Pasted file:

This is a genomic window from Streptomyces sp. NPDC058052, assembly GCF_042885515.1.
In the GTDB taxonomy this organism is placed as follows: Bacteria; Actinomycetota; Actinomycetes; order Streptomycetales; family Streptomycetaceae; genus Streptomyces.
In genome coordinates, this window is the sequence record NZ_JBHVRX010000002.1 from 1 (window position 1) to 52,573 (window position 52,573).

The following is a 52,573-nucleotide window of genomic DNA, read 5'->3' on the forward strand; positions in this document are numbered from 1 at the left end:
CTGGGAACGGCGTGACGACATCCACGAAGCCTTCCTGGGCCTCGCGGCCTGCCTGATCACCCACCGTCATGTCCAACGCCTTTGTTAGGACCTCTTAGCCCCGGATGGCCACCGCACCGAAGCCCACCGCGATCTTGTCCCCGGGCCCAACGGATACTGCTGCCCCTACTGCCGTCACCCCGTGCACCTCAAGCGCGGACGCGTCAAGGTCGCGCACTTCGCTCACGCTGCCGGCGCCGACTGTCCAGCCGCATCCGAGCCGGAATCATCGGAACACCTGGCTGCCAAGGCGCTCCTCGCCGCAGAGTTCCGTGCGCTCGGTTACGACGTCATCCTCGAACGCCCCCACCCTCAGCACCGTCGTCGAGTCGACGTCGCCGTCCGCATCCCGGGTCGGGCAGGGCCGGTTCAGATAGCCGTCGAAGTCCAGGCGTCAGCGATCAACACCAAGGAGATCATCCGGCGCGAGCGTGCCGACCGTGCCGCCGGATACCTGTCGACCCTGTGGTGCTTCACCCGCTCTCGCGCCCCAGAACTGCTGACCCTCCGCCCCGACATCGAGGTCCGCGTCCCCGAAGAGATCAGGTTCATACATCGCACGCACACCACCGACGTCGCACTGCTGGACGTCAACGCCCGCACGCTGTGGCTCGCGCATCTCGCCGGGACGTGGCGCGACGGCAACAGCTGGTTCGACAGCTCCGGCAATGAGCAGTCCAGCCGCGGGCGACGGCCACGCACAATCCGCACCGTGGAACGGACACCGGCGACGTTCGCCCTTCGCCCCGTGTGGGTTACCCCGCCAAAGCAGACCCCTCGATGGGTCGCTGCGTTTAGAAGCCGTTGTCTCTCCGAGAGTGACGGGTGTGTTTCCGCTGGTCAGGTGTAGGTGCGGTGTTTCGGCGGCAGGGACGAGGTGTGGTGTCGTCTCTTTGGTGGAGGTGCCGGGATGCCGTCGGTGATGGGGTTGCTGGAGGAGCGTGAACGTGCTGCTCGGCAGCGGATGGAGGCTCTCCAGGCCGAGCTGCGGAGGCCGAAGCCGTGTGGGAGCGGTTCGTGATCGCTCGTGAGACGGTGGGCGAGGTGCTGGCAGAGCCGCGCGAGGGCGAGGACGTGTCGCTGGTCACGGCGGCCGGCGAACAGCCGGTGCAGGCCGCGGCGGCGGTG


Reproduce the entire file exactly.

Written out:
This is a genomic window from Streptomyces sp. NPDC058052, assembly GCF_042885515.1.
In the GTDB taxonomy this organism is placed as follows: Bacteria; Actinomycetota; Actinomycetes; order Streptomycetales; family Streptomycetaceae; genus Streptomyces.
In genome coordinates, this window is the sequence record NZ_JBHVRX010000002.1 from 1 (window position 1) to 52,573 (window position 52,573).

The following is a 52,573-nucleotide window of genomic DNA, read 5'->3' on the forward strand; positions in this document are numbered from 1 at the left end:
CTGGGAACGGCGTGACGACATCCACGAAGCCTTCCTGGGCCTCGCGGCCTGCCTGATCACCCACCGTCATGTCCAACGCCTTTGTTAGGACCTCTTAGCCCCGGATGGCCACCGCACCGAAGCCCACCGCGATCTTGTCCCCGGGCCCAACGGATACTGCTGCCCCTACTGCCGTCACCCCGTGCACCTCAAGCGCGGACGCGTCAAGGTCGCGCACTTCGCTCACGCTGCCGGCGCCGACTGTCCAGCCGCATCCGAGCCGGAATCATCGGAACACCTGGCTGCCAAGGCGCTCCTCGCCGCAGAGTTCCGTGCGCTCGGTTACGACGTCATCCTCGAACGCCCCCACCCTCAGCACCGTCGTCGAGTCGACGTCGCCGTCCGCATCCCGGGTCGGGCAGGGCCGGTTCAGATAGCCGTCGAAGTCCAGGCGTCAGCGATCAACACCAAGGAGATCATCCGGCGCGAGCGTGCCGACCGTGCCGCCGGATACCTGTCGACCCTGTGGTGCTTCACCCGCTCTCGCGCCCCAGAACTGCTGACCCTCCGCCCCGACATCGAGGTCCGCGTCCCCGAAGAGATCAGGTTCATACATCGCACGCACACCACCGACGTCGCACTGCTGGACGTCAACGCCCGCACGCTGTGGCTCGCGCATCTCGCCGGGACGTGGCGCGACGGCAACAGCTGGTTCGACAGCTCCGGCAATGAGCAGTCCAGCCGCGGGCGACGGCCACGCACAATCCGCACCGTGGAACGGACACCGGCGACGTTCGCCCTTCGCCCCGTGTGGGTTACCCCGCCAAAGCAGACCCCTCGATGGGTCGCTGCGTTTAGAAGCCGTTGTCTCTCCGAGAGTGACGGGTGTGTTTCCGCTGGTCAGGTGTAGGTGCGGTGTTTCGGCGGCAGGGACGAGGTGTGGTGTCGTCTCTTTGGTGGAGGTGCCGGGATGCCGTCGGTGATGGGGTTGCTGGAGGAGCGTGAACGTGCTGCTCGGCAGCGGATGGAGGCTCTCCAGGCCGAGCTGCGGAGGCCGAAGCCGTGTGGGAGCGGTTCGTGATCGCTCGTGAGACGGTGGGCGAGGTGCTGGCAGAGCCGCGCGAGGGCGAGGACGTGTCGCTGGTCACGGCGGCCGGCGAACAGCCGGTGCAGGCCGCGGCGGCGGTG